Shelli DeRobertis 5:08 p.m., June 19
Free movies of the week: Educational films 101
No matter how gloomy a day it was outside, nothing brightened the inside of a classroom more than when the teacher pulled down the tattered screen and wheeled out the 16mm Bell & Howell Autoload.
The entertainment value found in watching a board certified public school teacher wrestle with an optical instrument in which a strip of film is wound past a lens at a fixed speed so that the frames can be viewed as a continuously moving sequence on a screen, far outweighed the dreariness of the subject matter.
My techno-challenged high school science teacher, Afton T. Scroggin (his real name), knew all there was to know about trichina worms and dissecting frogs, just keep him away from celluloid. It was a freaking Autoload! All one had to do was clip the head of the reel, turn the projector on, slip the film into the threading slot, and wait for it to spool out the back end. It wasn't rocket science, let alone high school science.
While fumfkying with the 16mm projector, Mr. Scroggin displayed more frustration than you'd find at a dyslexic Scrabble tournament.
My sex education/gym teacher, a refrigerator with an anvil on its neck named Chester Ziemba -- he affectionately called his students "dummies" -- was smart enough to turn the projector on and leave the classroom during the screening of Marijuana (starring a half-baked Sonny Bono dressed in a gold lamé Nehru jacket). The catcalls drown out the dialog. It was one of the rare times where I led the audience participation during a screening.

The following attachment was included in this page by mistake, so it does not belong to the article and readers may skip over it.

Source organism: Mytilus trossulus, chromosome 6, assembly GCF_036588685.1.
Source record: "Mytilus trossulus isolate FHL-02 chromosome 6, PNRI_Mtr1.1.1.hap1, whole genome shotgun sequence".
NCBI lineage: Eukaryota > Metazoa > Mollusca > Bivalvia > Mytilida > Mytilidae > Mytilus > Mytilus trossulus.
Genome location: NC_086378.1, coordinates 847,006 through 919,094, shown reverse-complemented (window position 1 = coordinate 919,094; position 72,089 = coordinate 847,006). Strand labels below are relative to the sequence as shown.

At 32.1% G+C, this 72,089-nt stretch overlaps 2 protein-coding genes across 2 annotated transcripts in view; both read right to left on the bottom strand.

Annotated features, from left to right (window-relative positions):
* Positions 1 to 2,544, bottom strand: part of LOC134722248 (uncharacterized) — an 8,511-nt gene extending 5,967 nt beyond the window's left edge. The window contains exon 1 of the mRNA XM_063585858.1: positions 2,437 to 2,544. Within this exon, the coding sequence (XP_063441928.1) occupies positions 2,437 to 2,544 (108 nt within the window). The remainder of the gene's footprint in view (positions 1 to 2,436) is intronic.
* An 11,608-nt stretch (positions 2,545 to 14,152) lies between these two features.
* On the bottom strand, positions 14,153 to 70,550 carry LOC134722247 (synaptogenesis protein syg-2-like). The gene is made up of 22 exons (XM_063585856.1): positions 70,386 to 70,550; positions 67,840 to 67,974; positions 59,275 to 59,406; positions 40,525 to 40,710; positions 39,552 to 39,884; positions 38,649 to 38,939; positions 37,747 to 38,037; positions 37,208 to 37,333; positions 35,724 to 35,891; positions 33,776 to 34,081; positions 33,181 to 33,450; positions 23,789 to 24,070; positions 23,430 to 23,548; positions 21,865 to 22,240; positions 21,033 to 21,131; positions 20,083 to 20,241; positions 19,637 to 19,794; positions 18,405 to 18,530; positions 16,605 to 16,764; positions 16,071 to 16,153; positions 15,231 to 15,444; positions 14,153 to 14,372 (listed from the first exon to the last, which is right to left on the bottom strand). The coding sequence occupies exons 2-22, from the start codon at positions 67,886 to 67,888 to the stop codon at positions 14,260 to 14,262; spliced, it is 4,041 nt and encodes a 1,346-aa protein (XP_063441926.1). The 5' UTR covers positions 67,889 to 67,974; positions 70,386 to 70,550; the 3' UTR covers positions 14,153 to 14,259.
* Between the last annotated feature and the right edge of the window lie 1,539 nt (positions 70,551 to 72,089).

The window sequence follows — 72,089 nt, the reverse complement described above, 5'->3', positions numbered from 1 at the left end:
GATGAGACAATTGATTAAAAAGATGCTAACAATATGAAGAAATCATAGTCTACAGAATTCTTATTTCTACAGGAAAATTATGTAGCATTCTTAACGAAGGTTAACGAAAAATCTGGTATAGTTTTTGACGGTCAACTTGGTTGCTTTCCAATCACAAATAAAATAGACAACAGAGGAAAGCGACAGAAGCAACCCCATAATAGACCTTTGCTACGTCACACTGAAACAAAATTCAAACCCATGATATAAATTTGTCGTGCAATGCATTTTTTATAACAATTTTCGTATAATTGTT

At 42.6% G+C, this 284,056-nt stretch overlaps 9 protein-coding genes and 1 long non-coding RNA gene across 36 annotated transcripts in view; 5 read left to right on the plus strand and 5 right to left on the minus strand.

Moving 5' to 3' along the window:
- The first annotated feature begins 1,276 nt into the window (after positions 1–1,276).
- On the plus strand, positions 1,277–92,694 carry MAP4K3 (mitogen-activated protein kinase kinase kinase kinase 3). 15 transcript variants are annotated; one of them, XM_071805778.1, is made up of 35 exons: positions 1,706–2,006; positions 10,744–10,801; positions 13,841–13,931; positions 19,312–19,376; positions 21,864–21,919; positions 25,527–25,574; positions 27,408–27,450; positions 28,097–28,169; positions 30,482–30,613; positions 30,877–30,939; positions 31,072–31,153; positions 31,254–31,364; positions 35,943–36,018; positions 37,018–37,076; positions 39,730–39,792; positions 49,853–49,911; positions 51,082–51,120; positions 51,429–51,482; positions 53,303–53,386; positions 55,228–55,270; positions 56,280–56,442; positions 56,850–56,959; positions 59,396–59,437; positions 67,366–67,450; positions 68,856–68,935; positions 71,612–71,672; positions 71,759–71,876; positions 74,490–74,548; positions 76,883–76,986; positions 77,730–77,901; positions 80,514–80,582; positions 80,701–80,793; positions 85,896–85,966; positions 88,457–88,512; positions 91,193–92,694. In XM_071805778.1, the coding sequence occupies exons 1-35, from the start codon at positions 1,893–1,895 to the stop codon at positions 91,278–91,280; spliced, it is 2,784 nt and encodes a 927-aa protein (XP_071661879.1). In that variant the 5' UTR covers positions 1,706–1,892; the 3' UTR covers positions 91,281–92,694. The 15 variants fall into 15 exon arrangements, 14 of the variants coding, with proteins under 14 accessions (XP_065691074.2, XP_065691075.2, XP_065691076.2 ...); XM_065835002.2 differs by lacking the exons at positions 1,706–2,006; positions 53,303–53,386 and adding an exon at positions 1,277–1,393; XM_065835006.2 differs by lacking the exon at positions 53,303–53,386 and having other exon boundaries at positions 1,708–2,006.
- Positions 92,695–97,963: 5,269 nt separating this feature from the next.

I am proud to say that it's been my privilege to have experienced all of the following "educational" films in a classroom and on a pull-down screen where they belong. (All except Zinc Oxide and You which is a mock-title. Bonus points of you can name what 1977 film it came from.)
Made to scare students into driving defensively, in his introduction, Mr. Ziemba (he was also my Driver's Ed. instructor) referred to the bloody highway safety film, Signal 30, as a "hamburger movie."